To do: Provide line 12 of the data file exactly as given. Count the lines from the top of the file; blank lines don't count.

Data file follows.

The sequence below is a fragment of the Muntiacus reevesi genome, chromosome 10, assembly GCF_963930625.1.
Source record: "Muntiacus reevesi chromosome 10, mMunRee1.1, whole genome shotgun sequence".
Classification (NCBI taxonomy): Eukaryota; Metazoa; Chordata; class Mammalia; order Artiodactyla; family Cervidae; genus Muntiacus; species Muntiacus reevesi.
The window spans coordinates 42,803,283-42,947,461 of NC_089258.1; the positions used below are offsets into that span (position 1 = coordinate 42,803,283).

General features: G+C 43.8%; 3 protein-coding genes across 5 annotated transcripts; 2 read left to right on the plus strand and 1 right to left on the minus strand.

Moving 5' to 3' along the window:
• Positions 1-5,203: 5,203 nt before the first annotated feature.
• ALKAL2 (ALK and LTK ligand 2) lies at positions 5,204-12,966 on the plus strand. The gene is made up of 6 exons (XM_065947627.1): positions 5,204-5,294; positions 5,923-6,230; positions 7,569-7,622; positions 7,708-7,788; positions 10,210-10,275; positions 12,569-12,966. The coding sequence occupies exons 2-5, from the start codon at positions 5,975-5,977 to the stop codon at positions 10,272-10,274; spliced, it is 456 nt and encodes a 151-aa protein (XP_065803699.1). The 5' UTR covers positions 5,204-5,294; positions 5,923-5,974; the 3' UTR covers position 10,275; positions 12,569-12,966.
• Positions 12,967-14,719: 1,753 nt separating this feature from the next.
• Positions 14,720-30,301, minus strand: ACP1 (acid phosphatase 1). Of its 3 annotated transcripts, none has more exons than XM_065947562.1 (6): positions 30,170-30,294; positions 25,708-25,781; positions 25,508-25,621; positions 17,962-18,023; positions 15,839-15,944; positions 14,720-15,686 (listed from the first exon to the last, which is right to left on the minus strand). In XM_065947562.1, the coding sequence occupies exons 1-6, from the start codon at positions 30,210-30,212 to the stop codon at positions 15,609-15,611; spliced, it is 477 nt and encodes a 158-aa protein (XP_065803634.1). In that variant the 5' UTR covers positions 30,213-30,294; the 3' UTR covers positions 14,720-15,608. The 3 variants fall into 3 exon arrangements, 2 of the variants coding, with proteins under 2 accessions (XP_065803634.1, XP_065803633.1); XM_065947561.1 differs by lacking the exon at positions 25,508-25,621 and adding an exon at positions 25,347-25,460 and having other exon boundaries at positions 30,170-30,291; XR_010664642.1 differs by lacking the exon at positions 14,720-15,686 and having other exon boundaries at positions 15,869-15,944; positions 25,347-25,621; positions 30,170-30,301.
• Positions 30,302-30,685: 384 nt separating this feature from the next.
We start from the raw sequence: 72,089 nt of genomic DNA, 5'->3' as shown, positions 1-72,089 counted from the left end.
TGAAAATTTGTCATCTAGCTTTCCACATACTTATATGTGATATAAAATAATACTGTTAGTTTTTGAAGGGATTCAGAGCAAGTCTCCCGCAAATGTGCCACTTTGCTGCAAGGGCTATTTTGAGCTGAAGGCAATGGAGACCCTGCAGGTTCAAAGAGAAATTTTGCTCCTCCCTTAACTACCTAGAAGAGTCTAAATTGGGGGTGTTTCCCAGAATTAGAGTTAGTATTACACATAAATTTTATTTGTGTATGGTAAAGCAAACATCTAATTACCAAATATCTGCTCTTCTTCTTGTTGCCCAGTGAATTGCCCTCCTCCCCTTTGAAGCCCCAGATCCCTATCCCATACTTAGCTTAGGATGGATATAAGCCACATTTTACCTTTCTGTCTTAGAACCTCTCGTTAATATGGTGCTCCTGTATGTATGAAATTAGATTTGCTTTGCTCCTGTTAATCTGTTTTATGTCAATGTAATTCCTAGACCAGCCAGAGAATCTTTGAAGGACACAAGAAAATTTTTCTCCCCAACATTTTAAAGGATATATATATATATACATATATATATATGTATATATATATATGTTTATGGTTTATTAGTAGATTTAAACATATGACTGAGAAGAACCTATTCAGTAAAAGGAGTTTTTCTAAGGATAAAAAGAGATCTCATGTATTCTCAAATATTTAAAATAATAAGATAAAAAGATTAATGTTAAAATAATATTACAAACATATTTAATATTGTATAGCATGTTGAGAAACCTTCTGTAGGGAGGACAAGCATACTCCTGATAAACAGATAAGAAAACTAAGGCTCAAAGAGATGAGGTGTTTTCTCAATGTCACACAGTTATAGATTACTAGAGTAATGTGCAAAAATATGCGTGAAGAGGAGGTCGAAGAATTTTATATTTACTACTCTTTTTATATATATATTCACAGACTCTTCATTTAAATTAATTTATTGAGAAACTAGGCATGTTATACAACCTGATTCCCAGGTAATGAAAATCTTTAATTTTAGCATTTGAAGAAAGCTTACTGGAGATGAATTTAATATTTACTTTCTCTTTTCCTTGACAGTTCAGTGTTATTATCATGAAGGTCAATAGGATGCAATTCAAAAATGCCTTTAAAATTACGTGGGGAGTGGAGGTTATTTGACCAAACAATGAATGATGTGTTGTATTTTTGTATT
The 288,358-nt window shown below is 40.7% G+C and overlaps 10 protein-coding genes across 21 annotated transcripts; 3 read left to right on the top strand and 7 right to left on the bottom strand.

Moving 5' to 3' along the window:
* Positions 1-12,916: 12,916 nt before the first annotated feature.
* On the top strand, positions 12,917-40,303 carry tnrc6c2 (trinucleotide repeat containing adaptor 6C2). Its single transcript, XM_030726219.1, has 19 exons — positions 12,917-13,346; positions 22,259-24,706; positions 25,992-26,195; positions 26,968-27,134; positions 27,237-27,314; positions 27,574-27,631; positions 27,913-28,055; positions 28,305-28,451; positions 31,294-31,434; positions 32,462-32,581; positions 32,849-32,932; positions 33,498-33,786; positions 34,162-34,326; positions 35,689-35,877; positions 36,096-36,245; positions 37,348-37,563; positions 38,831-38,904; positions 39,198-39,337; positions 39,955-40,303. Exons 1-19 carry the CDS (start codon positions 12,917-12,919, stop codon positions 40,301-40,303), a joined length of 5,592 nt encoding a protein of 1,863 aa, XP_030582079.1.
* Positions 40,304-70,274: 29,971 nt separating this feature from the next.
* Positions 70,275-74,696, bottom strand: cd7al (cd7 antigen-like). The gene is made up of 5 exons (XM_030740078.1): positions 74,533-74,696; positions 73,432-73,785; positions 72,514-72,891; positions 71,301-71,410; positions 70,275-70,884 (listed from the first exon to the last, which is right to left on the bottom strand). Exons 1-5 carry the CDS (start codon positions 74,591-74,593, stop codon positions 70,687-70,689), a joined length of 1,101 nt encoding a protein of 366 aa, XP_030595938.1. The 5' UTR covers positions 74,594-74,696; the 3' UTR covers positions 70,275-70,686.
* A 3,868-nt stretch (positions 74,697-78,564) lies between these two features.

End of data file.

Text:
We start from the raw sequence: 72,089 nt of genomic DNA, 5'->3' as shown, positions 1-72,089 counted from the left end.